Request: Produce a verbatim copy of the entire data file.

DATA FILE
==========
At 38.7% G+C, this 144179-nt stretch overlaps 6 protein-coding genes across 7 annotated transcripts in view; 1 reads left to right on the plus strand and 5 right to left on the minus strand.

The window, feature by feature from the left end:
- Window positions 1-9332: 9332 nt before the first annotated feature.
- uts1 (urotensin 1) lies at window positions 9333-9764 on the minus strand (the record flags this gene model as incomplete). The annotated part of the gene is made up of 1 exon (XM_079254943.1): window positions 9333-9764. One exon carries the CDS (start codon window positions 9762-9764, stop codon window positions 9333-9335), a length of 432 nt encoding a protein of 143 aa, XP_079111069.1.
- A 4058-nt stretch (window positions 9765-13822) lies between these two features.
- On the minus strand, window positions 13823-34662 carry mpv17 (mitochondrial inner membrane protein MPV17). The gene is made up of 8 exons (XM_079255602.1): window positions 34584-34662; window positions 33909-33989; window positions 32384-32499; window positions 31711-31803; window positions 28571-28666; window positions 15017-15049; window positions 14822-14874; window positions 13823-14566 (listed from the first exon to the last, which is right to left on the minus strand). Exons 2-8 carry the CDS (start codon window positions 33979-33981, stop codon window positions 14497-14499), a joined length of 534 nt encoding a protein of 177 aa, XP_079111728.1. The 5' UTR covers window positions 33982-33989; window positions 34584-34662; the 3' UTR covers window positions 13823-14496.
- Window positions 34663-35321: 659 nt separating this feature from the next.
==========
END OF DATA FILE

At 38.7% G+C, this 144179-nt stretch overlaps 6 protein-coding genes across 7 annotated transcripts in view; 1 reads left to right on the plus strand and 5 right to left on the minus strand.

The window, feature by feature from the left end:
- Window positions 1-9332: 9332 nt before the first annotated feature.
- uts1 (urotensin 1) lies at window positions 9333-9764 on the minus strand (the record flags this gene model as incomplete). The annotated part of the gene is made up of 1 exon (XM_079254943.1): window positions 9333-9764. One exon carries the CDS (start codon window positions 9762-9764, stop codon window positions 9333-9335), a length of 432 nt encoding a protein of 143 aa, XP_079111069.1.
- A 4058-nt stretch (window positions 9765-13822) lies between these two features.
- On the minus strand, window positions 13823-34662 carry mpv17 (mitochondrial inner membrane protein MPV17). The gene is made up of 8 exons (XM_079255602.1): window positions 34584-34662; window positions 33909-33989; window positions 32384-32499; window positions 31711-31803; window positions 28571-28666; window positions 15017-15049; window positions 14822-14874; window positions 13823-14566 (listed from the first exon to the last, which is right to left on the minus strand). Exons 2-8 carry the CDS (start codon window positions 33979-33981, stop codon window positions 14497-14499), a joined length of 534 nt encoding a protein of 177 aa, XP_079111728.1. The 5' UTR covers window positions 33982-33989; window positions 34584-34662; the 3' UTR covers window positions 13823-14496.
- Window positions 34663-35321: 659 nt separating this feature from the next.